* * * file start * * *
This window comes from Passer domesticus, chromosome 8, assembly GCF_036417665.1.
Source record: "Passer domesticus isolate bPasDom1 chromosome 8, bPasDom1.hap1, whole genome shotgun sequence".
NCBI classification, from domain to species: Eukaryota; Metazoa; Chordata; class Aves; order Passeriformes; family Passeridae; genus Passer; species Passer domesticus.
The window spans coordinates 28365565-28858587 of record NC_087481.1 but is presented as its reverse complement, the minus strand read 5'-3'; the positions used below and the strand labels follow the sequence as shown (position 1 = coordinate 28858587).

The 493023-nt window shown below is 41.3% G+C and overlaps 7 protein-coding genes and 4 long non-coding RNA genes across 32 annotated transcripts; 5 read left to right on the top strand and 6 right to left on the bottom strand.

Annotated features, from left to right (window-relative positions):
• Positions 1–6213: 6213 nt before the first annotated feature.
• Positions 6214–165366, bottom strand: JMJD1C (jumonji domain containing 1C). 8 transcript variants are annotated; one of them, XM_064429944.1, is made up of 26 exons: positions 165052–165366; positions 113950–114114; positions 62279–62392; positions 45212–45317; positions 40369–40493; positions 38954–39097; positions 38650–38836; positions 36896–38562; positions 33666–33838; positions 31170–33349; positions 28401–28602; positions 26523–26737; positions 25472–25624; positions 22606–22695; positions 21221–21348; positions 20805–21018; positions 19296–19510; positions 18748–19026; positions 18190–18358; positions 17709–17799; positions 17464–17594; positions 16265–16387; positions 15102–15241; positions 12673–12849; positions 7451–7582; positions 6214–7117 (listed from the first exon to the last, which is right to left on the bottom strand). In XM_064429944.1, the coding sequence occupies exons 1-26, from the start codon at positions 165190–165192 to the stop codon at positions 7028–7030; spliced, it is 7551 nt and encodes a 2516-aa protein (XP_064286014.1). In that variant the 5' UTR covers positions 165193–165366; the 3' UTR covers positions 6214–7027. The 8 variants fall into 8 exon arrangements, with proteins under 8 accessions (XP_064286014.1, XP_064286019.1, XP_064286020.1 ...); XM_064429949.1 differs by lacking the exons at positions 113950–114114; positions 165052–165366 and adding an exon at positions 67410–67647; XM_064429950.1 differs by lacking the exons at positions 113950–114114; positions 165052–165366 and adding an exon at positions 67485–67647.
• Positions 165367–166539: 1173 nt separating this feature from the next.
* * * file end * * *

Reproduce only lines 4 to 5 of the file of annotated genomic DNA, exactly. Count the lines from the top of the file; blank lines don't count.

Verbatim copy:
The window spans coordinates 28365565-28858587 of record NC_087481.1 but is presented as its reverse complement, the minus strand read 5'-3'; the positions used below and the strand labels follow the sequence as shown (position 1 = coordinate 28858587).

The 493023-nt window shown below is 41.3% G+C and overlaps 7 protein-coding genes and 4 long non-coding RNA genes across 32 annotated transcripts; 5 read left to right on the top strand and 6 right to left on the bottom strand.